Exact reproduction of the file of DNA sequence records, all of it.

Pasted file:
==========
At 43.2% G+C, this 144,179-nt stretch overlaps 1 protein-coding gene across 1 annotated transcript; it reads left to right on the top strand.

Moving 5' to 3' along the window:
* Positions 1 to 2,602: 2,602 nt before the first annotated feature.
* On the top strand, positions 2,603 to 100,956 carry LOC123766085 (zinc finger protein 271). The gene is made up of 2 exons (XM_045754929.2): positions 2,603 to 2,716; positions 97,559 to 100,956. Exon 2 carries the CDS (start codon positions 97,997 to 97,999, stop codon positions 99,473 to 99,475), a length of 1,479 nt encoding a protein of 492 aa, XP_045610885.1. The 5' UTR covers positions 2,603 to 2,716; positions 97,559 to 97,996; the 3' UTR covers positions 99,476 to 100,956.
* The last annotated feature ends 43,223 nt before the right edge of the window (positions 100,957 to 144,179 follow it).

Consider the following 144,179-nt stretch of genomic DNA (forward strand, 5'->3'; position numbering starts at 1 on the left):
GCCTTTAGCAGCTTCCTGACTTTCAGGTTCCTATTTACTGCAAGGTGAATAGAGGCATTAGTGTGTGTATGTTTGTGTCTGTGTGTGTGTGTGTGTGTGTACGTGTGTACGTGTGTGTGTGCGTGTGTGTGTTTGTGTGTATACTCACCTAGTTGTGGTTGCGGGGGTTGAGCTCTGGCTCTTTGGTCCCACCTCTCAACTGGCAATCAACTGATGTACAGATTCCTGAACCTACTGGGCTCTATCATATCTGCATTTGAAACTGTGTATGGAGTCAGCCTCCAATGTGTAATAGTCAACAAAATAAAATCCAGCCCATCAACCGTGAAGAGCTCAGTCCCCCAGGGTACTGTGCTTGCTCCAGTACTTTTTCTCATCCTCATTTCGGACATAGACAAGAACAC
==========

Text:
At 43.2% G+C, this 144,179-nt stretch overlaps 1 protein-coding gene across 1 annotated transcript; it reads left to right on the top strand.

Moving 5' to 3' along the window:
* Positions 1 to 2,602: 2,602 nt before the first annotated feature.
* On the top strand, positions 2,603 to 100,956 carry LOC123766085 (zinc finger protein 271). The gene is made up of 2 exons (XM_045754929.2): positions 2,603 to 2,716; positions 97,559 to 100,956. Exon 2 carries the CDS (start codon positions 97,997 to 97,999, stop codon positions 99,473 to 99,475), a length of 1,479 nt encoding a protein of 492 aa, XP_045610885.1. The 5' UTR covers positions 2,603 to 2,716; positions 97,559 to 97,996; the 3' UTR covers positions 99,476 to 100,956.
* The last annotated feature ends 43,223 nt before the right edge of the window (positions 100,957 to 144,179 follow it).

Consider the following 144,179-nt stretch of genomic DNA (forward strand, 5'->3'; position numbering starts at 1 on the left):
GCCTTTAGCAGCTTCCTGACTTTCAGGTTCCTATTTACTGCAAGGTGAATAGAGGCATTAGTGTGTGTATGTTTGTGTCTGTGTGTGTGTGTGTGTGTGTACGTGTGTACGTGTGTGTGTGCGTGTGTGTGTTTGTGTGTATACTCACCTAGTTGTGGTTGCGGGGGTTGAGCTCTGGCTCTTTGGTCCCACCTCTCAACTGGCAATCAACTGATGTACAGATTCCTGAACCTACTGGGCTCTATCATATCTGCATTTGAAACTGTGTATGGAGTCAGCCTCCAATGTGTAATAGTCAACAAAATAAAATCCAGCCCATCAACCGTGAAGAGCTCAGTCCCCCAGGGTACTGTGCTTGCTCCAGTACTTTTTCTCATCCTCATTTCGGACATAGACAAGAACAC